Wednesday, October 26, 2005

Have It Your Way - as long as it's not healthy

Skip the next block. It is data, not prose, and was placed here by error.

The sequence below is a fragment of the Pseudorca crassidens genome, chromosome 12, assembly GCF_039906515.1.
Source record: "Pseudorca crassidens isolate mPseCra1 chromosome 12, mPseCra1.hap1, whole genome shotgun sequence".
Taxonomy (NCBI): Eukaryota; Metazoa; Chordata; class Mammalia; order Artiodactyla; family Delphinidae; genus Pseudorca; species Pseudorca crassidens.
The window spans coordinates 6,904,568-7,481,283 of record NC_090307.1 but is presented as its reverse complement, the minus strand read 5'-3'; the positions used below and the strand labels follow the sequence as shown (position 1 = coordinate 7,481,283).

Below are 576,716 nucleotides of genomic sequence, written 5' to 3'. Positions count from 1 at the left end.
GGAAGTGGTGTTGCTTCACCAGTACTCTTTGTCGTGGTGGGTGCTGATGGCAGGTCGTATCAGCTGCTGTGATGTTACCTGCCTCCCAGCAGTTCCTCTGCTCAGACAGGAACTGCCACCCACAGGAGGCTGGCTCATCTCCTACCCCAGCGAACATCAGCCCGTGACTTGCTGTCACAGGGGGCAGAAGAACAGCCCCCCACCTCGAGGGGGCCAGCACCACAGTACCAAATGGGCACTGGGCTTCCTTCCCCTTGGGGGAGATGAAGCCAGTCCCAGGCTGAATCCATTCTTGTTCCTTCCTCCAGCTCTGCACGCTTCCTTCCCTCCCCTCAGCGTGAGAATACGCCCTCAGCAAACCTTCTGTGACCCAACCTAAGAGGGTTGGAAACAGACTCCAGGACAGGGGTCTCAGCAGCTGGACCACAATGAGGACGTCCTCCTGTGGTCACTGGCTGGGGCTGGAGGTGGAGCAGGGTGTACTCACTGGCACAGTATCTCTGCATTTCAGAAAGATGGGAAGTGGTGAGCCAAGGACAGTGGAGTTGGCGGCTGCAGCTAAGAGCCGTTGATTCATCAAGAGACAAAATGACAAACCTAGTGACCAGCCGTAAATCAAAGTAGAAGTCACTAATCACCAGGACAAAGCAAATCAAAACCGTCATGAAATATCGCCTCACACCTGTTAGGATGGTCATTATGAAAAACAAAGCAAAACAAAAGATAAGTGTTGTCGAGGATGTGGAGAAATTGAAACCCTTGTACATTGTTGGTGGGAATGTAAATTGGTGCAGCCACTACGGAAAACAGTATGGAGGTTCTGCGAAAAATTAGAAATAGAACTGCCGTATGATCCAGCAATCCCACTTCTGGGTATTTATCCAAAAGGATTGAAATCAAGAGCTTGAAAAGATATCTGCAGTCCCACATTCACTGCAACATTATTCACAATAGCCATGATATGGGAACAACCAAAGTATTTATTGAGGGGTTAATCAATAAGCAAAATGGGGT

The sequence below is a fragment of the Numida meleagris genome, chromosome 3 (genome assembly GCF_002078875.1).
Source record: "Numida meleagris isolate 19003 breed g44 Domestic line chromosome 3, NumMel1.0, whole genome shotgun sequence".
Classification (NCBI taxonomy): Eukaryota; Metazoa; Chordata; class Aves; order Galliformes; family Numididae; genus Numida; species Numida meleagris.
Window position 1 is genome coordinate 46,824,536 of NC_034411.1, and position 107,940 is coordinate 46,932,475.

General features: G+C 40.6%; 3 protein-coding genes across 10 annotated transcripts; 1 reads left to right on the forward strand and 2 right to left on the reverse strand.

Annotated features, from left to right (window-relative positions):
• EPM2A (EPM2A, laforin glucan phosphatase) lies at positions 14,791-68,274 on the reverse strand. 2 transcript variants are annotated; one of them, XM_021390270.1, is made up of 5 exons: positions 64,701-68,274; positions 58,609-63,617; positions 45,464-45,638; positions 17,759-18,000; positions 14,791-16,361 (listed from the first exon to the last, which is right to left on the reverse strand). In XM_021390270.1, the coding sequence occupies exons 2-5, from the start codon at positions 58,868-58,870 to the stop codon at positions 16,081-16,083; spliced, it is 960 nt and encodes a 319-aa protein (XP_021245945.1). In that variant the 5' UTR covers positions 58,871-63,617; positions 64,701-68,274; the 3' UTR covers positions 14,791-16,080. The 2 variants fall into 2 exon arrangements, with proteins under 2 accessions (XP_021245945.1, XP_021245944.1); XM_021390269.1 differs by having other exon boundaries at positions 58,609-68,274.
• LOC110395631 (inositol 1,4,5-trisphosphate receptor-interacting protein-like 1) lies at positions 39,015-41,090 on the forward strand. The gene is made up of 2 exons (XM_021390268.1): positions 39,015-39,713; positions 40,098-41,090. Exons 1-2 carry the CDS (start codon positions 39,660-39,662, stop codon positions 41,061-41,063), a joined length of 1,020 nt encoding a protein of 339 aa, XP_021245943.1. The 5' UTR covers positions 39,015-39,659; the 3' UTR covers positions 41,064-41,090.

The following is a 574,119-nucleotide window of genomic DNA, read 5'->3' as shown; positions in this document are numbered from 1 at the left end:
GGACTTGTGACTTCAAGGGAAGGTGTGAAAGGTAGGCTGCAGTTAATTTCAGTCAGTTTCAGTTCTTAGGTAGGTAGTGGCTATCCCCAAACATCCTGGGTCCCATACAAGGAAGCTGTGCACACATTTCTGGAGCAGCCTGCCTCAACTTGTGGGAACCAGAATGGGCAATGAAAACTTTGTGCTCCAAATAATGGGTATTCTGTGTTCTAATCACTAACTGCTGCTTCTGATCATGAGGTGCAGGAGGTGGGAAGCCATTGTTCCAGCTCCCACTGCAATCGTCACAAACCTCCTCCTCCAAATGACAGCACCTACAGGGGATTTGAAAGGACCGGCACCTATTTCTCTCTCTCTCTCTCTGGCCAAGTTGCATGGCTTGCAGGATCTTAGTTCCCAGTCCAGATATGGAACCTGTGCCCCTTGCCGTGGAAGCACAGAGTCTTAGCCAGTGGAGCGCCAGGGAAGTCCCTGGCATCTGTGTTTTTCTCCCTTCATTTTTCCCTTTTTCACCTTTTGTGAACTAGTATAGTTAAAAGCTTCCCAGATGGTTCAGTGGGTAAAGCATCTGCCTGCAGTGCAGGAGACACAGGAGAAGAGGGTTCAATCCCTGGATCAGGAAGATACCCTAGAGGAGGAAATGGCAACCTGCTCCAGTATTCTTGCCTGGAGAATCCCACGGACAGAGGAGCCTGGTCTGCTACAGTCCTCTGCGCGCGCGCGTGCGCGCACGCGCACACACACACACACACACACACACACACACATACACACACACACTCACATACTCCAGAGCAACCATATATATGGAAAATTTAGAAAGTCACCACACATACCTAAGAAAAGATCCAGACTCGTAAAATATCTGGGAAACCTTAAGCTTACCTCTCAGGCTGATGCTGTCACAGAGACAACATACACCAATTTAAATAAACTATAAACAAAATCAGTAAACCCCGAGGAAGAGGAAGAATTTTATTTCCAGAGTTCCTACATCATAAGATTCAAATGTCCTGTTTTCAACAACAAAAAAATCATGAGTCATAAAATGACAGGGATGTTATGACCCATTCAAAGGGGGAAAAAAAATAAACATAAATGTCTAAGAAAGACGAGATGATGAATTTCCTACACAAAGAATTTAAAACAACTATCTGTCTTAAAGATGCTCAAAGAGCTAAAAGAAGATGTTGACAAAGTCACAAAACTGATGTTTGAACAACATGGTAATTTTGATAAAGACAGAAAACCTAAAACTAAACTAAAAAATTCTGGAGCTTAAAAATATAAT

The “obesity crisis” in the US has fingers of blame wagging at everything from working moms who rely on processed food to the popularity of sedentary activities such as internet surfing. McDonalds, the world’s largest restaurant chain, has spent much time in the center of these discussions due in part to lawsuits filed by angry, obese customers and a movie documenting the disastrous health consequences of living on a McDonalds' diet. McDonalds has made a variety of responses in the last fifteen years including displaying nutritional information posters in their restaurants, hosting a website with nutritional analysis of its food and adding some lower calorie menu items. Their latest endeavor involves changing all the packaging on their food so that consumers will have a basic nutritional breakdown of their lunch literally at their fingertips. While some other fast food chains, notably Wendy’s, have also responded to consumer preferences for more healthful food there is an interesting trend developing among some of the other fast food chains. Since McDonalds has taken much of the heat for the obesity epidemic, other fast food restaurants have been able to stay under the radar. While it would be stretching the truth to claim that McDonalds has moved toward a more healthful menu in any significant way (apple slices with caramel dip merely shifts the problem from fat to sugar), Burger King and Hardees aren’t even pretending to cater to health interests. Hoping to lure away some of McDonalds’ breakfast business, Burger King has introduced a new 730 calorie breakfast sandwich. At least they honor truth in advertising, naming it the Enormous Breakfast Sandwich. Hardees has responded by trouncing the whopper with the Monster Thickburger – a monster indeed at 1420 calories even before you get to the fries and soda. Congress, feeling the need to legislate something, is in the process of passing the “Cheeseburger Bill” – a bill prohibiting individuals from suing restaurants for contributing to their obesity problems. Clearly, responsibility for a healthful diet is left right where it always has been – squarely in the lap of the consumer. If you ever had any doubt about where the loyalty of the food industry lies, in the health of the consumer or in their pocketbooks, consider this: Ruby Tuesday’s recently reversed their new, groundbreaking practice of printing nutritional information on their menus next to each food item. They claim that it is too expensive to print new menus every time there is a recipe change. Coincidentally, during the time the nutritional information was disclosed on the menu there was a dramatic drop in the number of orders of the Colossal Burger, a 1677 calorie hamburger that is a Ruby Tuesday's signature dish.

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